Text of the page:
The researchers also found an association between hypertension risk and overweight or obesity in childhood as assessed by maximum BMI percentile values (OR=1.3; 95% CI, 0.7-2.3 for overweight children; OR=2.3; 95% CI, 2.4-5.7 for obese children).

“This [association] has significant implications for early prevention of childhood obesity and public health,” Watson, of Riley Hospital for Children at Indiana University, and colleagues wrote in the abstract.

For more information:

Watson SE. Abstract #36. Presented at: the American Heart Association High Blood Pressure Research 2013 Scientific Sessions; Sept. 11-14, 2013; New Orleans.

Disclosure: The researchers report no relevant financial disclosures.

    Perspective
    Myles S. Faith

    Myles S. Faith

    This is an important study for a few reasons. First, there are relatively few long-term follow-up studies of obese children looking at them through their development and into adulthood. It’s a major effort to track the children into adulthood and follow them. Also, this is a study in which the follow-up assessments were done in 2013. Some studies that have looked at this issue before have been done in prior decades. The follow-up is examined in the context of the modern food environment and the modern physical activity/sedentary environment.

    The results are fascinating and clinically important. They are important from a public health perspective because they are linking early childhood obesity to a significant adult health concern — hypertension. It also fits with other emerging science on the health consequences of childhood obesity. These findings suggest that there could be potential longer-term CV health benefits to addressing childhood obesity through treatment or prevention if addressed earlier in life. There are also studies showing that treating childhood and adolescent obesity has benefits for BP. When you treat childhood obesity, weight is lost and BP improves.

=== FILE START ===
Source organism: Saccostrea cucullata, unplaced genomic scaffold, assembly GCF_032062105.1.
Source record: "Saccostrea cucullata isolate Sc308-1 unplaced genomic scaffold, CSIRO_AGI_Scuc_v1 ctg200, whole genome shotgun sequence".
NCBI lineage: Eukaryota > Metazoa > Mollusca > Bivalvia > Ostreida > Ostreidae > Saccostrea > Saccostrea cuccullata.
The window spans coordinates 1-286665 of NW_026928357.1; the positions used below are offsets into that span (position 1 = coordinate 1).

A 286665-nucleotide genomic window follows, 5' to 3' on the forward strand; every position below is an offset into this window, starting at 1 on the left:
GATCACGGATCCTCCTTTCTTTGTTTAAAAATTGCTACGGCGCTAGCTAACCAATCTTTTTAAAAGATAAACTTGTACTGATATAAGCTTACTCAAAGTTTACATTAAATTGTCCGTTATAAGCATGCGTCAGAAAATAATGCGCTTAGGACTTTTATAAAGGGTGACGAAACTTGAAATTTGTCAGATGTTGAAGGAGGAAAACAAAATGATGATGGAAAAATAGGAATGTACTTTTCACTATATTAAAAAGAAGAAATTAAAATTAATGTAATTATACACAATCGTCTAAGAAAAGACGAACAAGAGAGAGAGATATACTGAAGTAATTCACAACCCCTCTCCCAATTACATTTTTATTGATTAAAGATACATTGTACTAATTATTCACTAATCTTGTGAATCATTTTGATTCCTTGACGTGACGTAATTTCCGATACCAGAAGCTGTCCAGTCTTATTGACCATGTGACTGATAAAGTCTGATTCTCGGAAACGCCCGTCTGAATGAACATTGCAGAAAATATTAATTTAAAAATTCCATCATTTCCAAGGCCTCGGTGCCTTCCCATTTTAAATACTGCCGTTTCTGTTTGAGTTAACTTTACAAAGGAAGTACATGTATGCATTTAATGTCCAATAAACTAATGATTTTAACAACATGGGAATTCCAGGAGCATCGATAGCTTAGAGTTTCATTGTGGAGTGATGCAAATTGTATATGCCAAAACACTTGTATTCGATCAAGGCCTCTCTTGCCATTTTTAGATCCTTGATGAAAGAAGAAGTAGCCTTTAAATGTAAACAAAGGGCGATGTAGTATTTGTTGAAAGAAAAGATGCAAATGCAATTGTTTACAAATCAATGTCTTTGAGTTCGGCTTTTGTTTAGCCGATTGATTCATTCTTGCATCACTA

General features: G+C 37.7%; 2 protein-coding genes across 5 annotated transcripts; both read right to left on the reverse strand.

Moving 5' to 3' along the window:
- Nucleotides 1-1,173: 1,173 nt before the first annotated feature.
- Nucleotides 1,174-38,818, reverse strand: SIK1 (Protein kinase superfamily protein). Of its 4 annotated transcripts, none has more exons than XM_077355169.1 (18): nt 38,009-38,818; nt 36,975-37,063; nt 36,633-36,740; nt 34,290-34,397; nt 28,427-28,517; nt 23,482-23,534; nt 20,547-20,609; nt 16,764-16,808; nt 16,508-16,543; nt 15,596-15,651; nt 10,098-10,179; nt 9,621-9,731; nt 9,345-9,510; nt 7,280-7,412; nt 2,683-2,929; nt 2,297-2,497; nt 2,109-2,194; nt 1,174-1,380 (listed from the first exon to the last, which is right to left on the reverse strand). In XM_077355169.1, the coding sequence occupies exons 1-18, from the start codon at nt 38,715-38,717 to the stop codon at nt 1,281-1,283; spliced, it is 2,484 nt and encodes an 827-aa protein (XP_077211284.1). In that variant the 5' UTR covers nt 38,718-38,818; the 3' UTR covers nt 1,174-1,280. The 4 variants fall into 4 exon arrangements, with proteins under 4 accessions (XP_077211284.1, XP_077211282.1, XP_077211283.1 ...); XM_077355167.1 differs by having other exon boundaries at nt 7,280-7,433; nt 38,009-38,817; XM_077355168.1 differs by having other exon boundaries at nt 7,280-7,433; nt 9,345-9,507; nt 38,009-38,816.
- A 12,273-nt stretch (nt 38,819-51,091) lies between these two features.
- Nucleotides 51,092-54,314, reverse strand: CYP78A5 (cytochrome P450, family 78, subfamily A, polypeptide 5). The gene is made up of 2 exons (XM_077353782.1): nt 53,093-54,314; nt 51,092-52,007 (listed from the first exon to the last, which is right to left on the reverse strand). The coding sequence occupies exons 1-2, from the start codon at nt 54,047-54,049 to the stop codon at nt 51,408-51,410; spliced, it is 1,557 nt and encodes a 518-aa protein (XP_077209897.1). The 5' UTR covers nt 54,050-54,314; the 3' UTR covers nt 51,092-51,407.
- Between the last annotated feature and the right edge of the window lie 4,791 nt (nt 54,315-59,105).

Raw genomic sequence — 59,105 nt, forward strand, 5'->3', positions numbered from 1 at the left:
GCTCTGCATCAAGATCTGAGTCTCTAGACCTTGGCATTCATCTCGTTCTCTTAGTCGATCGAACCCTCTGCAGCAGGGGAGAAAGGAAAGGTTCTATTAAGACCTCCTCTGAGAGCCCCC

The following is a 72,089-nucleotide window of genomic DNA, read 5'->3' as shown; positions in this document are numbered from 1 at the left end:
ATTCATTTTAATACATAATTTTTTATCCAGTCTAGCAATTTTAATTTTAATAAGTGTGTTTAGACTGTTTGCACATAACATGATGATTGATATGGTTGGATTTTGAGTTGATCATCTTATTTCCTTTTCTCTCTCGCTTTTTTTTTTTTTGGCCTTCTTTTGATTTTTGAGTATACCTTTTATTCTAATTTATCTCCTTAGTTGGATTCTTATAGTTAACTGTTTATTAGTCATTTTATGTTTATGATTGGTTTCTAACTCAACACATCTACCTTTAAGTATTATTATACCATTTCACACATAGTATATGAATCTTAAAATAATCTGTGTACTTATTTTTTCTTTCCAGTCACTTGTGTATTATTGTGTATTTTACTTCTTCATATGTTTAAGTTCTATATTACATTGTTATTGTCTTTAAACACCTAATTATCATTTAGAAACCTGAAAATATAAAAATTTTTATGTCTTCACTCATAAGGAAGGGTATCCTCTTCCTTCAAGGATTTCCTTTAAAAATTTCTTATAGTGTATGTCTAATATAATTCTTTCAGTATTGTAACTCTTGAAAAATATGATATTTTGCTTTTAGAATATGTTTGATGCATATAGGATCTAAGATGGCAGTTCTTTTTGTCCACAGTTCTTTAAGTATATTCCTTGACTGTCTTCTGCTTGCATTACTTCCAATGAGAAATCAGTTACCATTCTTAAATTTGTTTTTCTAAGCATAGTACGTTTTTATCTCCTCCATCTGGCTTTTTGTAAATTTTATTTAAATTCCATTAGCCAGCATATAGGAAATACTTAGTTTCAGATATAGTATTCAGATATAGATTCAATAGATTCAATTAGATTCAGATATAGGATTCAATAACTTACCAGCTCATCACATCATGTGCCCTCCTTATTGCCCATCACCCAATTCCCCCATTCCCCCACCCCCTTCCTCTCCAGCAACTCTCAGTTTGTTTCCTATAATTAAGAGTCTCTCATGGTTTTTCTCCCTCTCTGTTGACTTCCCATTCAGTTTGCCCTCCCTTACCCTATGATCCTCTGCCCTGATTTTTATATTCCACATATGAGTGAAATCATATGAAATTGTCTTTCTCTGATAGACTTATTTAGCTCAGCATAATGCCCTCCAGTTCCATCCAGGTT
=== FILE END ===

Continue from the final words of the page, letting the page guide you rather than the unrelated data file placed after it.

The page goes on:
This is not a treatment study, but it’s important to note that there are interventions for childhood obesity that involve family members working together using a family treatment model. Those have been shown to be effective for child adiposity.

    The abstract makes the case for the importance of knowing your child’s BMI. This has been an important emphasis in primary care pediatrics in recent years. There are a number of BMI calculators for children and adolescents on the Web, including from the CDC.

    We know that childhood obesity tracks over time, meaning that if you’re an obese child, you’re more likely to be an obese adolescent and, subsequently, an obese adult. One part to this study that we can’t entirely be sure about is how much of the adult hypertension is due to the childhood obesity per se. It might be that the adult obesity is driving the hypertension. This issue has been hard to tease apart and disaggregate in prior studies.

    • Myles S. Faith, PhD
    • Associate Professor of Nutrition Gillings School of Global Public Health, University of North Carolina, Chapel Hill Spokesman, American Heart Association

    Disclosures: Faith reports receiving previous funding from the NIH to conduct childhood obesity studies.

    See more from American Heart Association's High Blood Pressure Research Scientific Sessions